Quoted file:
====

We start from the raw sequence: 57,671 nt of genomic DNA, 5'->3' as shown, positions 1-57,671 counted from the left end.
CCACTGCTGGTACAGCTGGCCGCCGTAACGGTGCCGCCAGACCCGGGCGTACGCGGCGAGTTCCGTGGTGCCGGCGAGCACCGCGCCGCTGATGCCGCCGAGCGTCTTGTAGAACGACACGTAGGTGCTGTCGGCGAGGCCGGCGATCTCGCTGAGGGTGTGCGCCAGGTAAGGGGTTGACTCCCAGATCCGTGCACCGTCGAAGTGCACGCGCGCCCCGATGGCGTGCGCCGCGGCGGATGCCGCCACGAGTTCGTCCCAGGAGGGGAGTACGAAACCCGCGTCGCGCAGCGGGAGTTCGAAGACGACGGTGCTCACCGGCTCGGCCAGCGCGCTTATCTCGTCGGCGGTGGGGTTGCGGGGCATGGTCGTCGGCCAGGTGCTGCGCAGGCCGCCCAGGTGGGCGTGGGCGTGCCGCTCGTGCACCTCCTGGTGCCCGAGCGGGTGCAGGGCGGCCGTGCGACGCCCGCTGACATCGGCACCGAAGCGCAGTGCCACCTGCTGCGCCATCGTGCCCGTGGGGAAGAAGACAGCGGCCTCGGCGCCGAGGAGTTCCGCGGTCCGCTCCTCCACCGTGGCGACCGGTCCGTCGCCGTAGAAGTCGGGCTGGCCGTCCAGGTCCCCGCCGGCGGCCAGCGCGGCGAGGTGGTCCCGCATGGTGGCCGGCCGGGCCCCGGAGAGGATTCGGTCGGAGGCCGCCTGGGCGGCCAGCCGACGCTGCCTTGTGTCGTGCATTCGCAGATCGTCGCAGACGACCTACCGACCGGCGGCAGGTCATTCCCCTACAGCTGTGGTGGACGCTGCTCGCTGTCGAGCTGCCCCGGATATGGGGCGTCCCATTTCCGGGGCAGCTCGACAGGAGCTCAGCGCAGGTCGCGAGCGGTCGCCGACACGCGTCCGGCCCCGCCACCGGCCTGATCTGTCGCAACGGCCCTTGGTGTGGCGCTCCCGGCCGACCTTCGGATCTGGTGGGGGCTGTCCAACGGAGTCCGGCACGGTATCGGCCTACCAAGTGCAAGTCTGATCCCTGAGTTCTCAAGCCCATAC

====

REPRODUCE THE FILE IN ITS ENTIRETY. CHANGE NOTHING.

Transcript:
We start from the raw sequence: 57,671 nt of genomic DNA, 5'->3' as shown, positions 1-57,671 counted from the left end.
CCACTGCTGGTACAGCTGGCCGCCGTAACGGTGCCGCCAGACCCGGGCGTACGCGGCGAGTTCCGTGGTGCCGGCGAGCACCGCGCCGCTGATGCCGCCGAGCGTCTTGTAGAACGACACGTAGGTGCTGTCGGCGAGGCCGGCGATCTCGCTGAGGGTGTGCGCCAGGTAAGGGGTTGACTCCCAGATCCGTGCACCGTCGAAGTGCACGCGCGCCCCGATGGCGTGCGCCGCGGCGGATGCCGCCACGAGTTCGTCCCAGGAGGGGAGTACGAAACCCGCGTCGCGCAGCGGGAGTTCGAAGACGACGGTGCTCACCGGCTCGGCCAGCGCGCTTATCTCGTCGGCGGTGGGGTTGCGGGGCATGGTCGTCGGCCAGGTGCTGCGCAGGCCGCCCAGGTGGGCGTGGGCGTGCCGCTCGTGCACCTCCTGGTGCCCGAGCGGGTGCAGGGCGGCCGTGCGACGCCCGCTGACATCGGCACCGAAGCGCAGTGCCACCTGCTGCGCCATCGTGCCCGTGGGGAAGAAGACAGCGGCCTCGGCGCCGAGGAGTTCCGCGGTCCGCTCCTCCACCGTGGCGACCGGTCCGTCGCCGTAGAAGTCGGGCTGGCCGTCCAGGTCCCCGCCGGCGGCCAGCGCGGCGAGGTGGTCCCGCATGGTGGCCGGCCGGGCCCCGGAGAGGATTCGGTCGGAGGCCGCCTGGGCGGCCAGCCGACGCTGCCTTGTGTCGTGCATTCGCAGATCGTCGCAGACGACCTACCGACCGGCGGCAGGTCATTCCCCTACAGCTGTGGTGGACGCTGCTCGCTGTCGAGCTGCCCCGGATATGGGGCGTCCCATTTCCGGGGCAGCTCGACAGGAGCTCAGCGCAGGTCGCGAGCGGTCGCCGACACGCGTCCGGCCCCGCCACCGGCCTGATCTGTCGCAACGGCCCTTGGTGTGGCGCTCCCGGCCGACCTTCGGATCTGGTGGGGGCTGTCCAACGGAGTCCGGCACGGTATCGGCCTACCAAGTGCAAGTCTGATCCCTGAGTTCTCAAGCCCATAC